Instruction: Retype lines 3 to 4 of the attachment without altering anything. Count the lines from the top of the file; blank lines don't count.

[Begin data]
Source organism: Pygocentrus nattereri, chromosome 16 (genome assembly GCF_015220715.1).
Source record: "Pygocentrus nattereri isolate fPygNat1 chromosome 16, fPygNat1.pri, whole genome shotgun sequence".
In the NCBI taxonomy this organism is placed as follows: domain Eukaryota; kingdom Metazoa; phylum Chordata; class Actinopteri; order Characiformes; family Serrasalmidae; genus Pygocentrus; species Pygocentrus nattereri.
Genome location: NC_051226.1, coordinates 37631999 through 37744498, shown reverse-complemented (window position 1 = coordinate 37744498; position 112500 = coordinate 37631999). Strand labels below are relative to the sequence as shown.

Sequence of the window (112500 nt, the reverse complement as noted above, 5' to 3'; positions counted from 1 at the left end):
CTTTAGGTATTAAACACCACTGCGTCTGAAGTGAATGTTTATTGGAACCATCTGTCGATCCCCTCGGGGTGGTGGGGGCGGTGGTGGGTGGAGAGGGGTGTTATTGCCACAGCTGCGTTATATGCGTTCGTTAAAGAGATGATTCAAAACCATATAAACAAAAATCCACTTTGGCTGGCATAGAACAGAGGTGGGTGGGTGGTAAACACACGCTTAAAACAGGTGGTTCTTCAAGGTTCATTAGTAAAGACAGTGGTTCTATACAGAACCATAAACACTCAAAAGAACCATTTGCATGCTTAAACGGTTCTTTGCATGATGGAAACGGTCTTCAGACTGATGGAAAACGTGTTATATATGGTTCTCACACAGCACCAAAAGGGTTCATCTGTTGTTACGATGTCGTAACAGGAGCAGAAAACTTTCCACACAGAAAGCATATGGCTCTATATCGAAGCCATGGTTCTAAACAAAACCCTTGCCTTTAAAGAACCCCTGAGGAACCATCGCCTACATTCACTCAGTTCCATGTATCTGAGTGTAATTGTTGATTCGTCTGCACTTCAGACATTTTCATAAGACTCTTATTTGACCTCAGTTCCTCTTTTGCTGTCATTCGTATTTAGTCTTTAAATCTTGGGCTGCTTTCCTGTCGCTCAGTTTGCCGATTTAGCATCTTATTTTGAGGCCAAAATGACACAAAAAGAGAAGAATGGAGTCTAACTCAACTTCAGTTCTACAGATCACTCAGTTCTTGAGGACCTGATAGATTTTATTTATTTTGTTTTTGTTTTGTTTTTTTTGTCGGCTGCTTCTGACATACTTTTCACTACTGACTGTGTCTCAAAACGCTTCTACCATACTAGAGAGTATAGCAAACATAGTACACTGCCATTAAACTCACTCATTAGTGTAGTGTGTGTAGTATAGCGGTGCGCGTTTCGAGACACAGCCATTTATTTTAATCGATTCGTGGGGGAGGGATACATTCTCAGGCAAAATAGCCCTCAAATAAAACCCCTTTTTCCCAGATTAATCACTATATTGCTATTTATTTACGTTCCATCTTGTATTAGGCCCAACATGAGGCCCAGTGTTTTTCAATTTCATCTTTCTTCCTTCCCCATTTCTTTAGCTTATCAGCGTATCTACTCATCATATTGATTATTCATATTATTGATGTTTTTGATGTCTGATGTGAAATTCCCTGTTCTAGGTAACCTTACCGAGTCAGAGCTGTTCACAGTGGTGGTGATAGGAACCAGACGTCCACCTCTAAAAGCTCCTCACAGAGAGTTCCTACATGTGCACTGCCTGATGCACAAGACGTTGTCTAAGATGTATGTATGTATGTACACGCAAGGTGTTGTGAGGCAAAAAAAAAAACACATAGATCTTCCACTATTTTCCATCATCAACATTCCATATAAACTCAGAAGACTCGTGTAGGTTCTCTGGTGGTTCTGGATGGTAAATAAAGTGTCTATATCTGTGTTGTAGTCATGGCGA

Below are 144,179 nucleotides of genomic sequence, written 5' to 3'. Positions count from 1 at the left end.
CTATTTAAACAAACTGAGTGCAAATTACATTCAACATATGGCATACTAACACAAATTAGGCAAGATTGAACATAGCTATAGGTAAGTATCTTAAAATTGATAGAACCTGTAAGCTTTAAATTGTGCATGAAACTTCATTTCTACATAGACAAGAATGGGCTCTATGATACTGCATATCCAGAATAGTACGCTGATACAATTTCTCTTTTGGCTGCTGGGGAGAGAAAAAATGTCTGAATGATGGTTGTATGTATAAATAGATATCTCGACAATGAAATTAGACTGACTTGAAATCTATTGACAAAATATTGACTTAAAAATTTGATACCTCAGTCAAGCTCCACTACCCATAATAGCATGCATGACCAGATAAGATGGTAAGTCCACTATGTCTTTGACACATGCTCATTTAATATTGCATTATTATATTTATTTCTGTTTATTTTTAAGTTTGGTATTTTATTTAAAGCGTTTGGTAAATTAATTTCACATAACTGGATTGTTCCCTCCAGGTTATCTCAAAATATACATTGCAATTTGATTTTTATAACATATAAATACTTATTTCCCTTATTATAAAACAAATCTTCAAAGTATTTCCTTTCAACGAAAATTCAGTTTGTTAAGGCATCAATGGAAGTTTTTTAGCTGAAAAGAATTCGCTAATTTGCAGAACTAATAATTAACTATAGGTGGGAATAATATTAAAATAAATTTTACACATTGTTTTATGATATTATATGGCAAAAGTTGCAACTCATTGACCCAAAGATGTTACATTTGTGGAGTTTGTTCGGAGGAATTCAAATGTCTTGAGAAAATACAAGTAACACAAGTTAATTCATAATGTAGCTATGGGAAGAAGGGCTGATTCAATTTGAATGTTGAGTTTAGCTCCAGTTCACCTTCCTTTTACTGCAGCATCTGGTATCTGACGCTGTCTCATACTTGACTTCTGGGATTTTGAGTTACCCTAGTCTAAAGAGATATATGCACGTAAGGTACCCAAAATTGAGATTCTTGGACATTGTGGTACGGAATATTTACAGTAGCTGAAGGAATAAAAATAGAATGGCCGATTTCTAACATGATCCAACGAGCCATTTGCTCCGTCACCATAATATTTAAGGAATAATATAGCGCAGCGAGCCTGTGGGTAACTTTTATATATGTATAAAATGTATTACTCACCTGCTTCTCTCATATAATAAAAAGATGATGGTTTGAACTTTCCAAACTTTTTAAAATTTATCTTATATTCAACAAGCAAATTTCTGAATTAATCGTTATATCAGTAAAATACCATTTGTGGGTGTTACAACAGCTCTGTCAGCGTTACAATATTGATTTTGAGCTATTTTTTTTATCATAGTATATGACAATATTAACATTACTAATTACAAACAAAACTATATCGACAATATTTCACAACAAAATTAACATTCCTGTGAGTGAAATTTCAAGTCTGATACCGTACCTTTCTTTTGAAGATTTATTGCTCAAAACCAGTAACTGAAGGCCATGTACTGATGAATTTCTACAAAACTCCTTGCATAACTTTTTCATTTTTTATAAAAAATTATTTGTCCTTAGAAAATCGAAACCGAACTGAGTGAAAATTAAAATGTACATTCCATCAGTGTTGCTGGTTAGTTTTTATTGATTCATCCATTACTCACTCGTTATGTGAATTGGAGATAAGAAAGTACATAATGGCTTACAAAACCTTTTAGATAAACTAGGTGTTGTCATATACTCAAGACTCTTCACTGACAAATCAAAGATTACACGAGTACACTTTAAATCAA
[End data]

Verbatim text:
In the NCBI taxonomy this organism is placed as follows: domain Eukaryota; kingdom Metazoa; phylum Chordata; class Actinopteri; order Characiformes; family Serrasalmidae; genus Pygocentrus; species Pygocentrus nattereri.
Genome location: NC_051226.1, coordinates 37631999 through 37744498, shown reverse-complemented (window position 1 = coordinate 37744498; position 112500 = coordinate 37631999). Strand labels below are relative to the sequence as shown.